Woodland stream.

Cougar Cubs Rescued in Oroville

Three orphaned cougar kittens were captured by Washington Department of Fish and Wildlife officials earlier this month in Oroville along Highway 7.

Locals had reportedly spotted the thin 50 lb cats just outside of town. Officers arrived and found the kittens had been feeding on a deer carcass that had been illegally disposed of.

Over the course of three days, officers were able to catch all three siblings. Unfortunately, one had sustained serious injuries and was euthanized. The other two were transported to a cougar specialist in Wenatchee for temporary holding.
Photo of captured cougar on truck tailgate with WDFW officer.
Their ultimate fate is still unknown. Nor is it clear what happened to the kittens' mother.

An adult lion was reportedly killed in the area back in October because residents suspected it had preyed on loose pets. Officials didn't state if it was a female. But if so, it could have been the mother.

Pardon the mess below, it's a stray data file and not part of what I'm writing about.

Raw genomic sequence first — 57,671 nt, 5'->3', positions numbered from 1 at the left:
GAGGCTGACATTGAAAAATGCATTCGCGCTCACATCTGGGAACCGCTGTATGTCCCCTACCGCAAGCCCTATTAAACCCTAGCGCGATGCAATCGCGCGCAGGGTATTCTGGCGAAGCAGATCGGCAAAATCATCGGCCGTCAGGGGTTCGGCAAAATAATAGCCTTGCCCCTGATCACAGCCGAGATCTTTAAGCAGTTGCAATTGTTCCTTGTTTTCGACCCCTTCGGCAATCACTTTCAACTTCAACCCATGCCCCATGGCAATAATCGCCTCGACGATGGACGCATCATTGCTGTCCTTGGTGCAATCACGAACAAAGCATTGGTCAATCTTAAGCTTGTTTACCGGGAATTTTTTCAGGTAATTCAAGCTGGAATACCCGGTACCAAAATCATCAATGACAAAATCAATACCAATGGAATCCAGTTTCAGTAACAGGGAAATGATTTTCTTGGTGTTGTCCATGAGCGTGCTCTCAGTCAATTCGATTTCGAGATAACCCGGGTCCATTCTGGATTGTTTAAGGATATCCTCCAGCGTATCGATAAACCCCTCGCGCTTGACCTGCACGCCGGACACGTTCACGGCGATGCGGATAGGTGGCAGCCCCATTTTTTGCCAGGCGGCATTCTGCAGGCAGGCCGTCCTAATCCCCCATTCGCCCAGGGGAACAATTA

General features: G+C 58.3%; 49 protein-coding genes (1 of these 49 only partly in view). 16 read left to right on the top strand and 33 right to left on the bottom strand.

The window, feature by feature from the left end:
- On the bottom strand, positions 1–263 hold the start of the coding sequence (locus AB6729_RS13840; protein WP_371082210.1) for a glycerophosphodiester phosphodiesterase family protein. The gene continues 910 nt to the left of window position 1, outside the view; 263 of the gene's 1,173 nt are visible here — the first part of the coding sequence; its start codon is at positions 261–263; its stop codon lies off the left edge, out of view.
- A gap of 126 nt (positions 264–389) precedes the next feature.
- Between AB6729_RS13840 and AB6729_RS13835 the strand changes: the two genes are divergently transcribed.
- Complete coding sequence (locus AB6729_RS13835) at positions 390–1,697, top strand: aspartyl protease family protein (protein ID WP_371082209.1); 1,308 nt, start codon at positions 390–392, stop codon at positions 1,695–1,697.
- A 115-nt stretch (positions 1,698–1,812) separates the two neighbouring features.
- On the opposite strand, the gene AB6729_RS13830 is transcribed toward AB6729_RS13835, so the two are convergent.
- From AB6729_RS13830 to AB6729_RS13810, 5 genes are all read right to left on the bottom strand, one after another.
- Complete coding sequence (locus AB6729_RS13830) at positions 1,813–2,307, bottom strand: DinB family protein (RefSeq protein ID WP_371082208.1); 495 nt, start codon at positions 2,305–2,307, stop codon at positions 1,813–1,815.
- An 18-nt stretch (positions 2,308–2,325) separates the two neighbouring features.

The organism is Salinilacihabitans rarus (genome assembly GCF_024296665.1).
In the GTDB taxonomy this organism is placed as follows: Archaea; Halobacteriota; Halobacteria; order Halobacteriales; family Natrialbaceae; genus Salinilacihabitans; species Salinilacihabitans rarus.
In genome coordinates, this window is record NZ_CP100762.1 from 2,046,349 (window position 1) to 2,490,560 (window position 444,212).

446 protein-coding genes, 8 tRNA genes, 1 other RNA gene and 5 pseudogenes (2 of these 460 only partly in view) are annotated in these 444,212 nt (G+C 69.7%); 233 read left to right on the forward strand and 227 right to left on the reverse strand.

Cubs only nurse for the first three months of life but are dependent upon their mother for nearly two years. They spend much of their early life stashed away in bushes or rocky caves while mom goes out to hunt.

Killing an adult female mountain lion often means a death sentence for out of sight kittens.

Washington also allows over 100 lions to be killed for sport from September 1 - April 30 throughout the state. Orphaned kittens are a depressing byproduct of this cruel and outdated hobby.

Until citizens are able to come together to ban the sport hunting of mountain lions, we will continue to see numerous orphaned kitten stories make the news each year. Fortunately in this case, WDFW officers spared the cats a slow and painful death from starvation.

Please join the Mountain Lion Foundation to help us protect lion mothers and allow them to raise their kittens wild and free.



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